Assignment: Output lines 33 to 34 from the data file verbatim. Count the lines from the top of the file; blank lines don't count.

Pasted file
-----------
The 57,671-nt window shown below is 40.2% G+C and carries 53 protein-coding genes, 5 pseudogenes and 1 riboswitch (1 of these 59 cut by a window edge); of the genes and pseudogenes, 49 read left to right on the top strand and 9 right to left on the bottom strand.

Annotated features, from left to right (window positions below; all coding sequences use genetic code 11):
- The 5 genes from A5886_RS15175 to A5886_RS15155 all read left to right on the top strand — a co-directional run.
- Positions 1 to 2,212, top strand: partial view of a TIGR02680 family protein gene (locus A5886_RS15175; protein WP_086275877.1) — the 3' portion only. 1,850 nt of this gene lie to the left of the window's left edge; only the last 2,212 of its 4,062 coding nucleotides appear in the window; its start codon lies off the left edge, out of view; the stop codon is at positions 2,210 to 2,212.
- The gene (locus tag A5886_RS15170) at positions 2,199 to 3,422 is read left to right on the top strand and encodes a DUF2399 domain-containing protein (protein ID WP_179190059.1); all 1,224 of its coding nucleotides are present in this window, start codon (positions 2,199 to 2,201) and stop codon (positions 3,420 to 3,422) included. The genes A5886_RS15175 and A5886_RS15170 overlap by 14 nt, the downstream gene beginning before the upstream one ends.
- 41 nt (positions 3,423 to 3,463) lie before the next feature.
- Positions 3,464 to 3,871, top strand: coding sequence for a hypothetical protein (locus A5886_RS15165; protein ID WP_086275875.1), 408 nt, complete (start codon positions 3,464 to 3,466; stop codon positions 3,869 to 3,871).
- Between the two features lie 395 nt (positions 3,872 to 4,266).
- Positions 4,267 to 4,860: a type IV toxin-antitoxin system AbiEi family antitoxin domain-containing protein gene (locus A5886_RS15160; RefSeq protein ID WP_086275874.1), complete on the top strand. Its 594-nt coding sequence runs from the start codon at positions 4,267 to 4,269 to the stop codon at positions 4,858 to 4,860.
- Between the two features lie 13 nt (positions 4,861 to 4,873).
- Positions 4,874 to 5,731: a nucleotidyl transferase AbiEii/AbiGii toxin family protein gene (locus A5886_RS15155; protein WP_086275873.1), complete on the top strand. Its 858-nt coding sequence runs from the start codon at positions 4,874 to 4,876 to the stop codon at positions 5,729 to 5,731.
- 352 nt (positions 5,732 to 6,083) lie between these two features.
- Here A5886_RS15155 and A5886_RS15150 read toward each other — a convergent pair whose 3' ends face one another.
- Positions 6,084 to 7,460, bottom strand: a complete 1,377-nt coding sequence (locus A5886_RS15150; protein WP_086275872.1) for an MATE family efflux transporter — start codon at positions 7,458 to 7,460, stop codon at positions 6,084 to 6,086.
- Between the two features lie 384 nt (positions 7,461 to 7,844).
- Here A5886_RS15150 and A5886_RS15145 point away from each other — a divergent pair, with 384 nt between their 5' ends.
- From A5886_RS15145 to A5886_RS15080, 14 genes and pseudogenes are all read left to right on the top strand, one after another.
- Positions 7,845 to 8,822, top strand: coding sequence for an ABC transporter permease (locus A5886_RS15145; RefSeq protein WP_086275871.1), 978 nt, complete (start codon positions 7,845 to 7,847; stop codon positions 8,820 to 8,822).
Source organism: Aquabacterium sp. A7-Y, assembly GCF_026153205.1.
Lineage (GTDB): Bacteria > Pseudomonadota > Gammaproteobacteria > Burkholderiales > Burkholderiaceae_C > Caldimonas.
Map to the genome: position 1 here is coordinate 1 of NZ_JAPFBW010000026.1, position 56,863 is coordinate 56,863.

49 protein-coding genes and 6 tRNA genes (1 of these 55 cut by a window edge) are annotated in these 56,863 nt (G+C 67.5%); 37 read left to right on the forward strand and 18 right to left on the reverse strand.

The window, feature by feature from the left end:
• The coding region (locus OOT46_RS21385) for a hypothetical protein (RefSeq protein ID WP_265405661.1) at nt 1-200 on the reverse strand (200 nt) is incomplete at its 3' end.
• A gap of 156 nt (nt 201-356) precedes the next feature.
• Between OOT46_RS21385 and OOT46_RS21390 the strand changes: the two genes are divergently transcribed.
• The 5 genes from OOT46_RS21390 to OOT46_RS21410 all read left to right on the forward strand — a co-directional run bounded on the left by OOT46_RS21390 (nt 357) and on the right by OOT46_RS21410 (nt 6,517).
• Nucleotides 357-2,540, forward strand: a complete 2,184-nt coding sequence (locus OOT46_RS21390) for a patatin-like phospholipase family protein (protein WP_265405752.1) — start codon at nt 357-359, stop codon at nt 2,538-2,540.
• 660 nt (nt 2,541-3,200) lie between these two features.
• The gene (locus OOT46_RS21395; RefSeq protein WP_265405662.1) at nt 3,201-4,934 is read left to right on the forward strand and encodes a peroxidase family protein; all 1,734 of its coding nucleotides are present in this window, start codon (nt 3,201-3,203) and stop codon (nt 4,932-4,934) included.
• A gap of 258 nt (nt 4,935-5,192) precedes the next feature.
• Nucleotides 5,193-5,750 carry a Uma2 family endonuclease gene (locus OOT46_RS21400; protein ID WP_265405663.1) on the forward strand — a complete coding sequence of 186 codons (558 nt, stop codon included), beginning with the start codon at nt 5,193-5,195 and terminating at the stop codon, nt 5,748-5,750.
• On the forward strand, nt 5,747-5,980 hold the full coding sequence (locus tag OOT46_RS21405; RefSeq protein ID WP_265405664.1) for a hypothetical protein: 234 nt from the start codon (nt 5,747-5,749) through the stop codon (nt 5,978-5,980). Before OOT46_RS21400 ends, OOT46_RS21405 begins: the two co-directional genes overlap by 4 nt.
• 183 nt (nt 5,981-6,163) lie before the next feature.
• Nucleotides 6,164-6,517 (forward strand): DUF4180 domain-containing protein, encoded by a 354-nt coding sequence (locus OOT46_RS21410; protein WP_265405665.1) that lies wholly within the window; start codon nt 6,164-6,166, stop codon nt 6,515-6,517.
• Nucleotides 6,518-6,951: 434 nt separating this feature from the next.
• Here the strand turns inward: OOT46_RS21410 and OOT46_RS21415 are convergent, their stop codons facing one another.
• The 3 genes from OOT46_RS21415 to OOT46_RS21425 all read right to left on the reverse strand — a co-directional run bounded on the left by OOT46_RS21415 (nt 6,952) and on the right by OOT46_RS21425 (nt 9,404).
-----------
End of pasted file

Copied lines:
• On the forward strand, nt 5,747-5,980 hold the full coding sequence (locus tag OOT46_RS21405; RefSeq protein ID WP_265405664.1) for a hypothetical protein: 234 nt from the start codon (nt 5,747-5,749) through the stop codon (nt 5,978-5,980). Before OOT46_RS21400 ends, OOT46_RS21405 begins: the two co-directional genes overlap by 4 nt.
• 183 nt (nt 5,981-6,163) lie before the next feature.